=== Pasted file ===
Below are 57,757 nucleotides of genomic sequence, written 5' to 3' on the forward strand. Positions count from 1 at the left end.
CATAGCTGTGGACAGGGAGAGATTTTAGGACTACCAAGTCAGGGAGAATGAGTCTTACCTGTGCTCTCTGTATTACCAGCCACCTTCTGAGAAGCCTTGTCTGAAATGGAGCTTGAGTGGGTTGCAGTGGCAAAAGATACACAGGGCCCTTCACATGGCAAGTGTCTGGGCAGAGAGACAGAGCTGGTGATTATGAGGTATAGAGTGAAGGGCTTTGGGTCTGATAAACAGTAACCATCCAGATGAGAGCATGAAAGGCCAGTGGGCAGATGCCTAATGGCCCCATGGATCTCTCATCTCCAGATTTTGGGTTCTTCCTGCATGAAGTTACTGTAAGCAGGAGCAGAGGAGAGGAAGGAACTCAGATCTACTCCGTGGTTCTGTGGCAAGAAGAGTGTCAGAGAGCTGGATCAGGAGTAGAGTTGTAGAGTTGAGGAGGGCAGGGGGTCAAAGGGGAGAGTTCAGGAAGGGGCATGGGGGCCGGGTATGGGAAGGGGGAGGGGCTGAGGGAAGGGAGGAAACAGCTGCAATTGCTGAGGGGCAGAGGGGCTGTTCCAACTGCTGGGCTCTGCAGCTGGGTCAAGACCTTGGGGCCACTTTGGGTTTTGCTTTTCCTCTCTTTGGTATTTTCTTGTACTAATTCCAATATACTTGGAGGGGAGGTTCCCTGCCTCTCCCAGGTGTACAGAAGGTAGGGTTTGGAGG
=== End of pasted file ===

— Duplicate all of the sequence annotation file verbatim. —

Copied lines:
Below are 57,757 nucleotides of genomic sequence, written 5' to 3' on the forward strand. Positions count from 1 at the left end.
CATAGCTGTGGACAGGGAGAGATTTTAGGACTACCAAGTCAGGGAGAATGAGTCTTACCTGTGCTCTCTGTATTACCAGCCACCTTCTGAGAAGCCTTGTCTGAAATGGAGCTTGAGTGGGTTGCAGTGGCAAAAGATACACAGGGCCCTTCACATGGCAAGTGTCTGGGCAGAGAGACAGAGCTGGTGATTATGAGGTATAGAGTGAAGGGCTTTGGGTCTGATAAACAGTAACCATCCAGATGAGAGCATGAAAGGCCAGTGGGCAGATGCCTAATGGCCCCATGGATCTCTCATCTCCAGATTTTGGGTTCTTCCTGCATGAAGTTACTGTAAGCAGGAGCAGAGGAGAGGAAGGAACTCAGATCTACTCCGTGGTTCTGTGGCAAGAAGAGTGTCAGAGAGCTGGATCAGGAGTAGAGTTGTAGAGTTGAGGAGGGCAGGGGGTCAAAGGGGAGAGTTCAGGAAGGGGCATGGGGGCCGGGTATGGGAAGGGGGAGGGGCTGAGGGAAGGGAGGAAACAGCTGCAATTGCTGAGGGGCAGAGGGGCTGTTCCAACTGCTGGGCTCTGCAGCTGGGTCAAGACCTTGGGGCCACTTTGGGTTTTGCTTTTCCTCTCTTTGGTATTTTCTTGTACTAATTCCAATATACTTGGAGGGGAGGTTCCCTGCCTCTCCCAGGTGTACAGAAGGTAGGGTTTGGAGG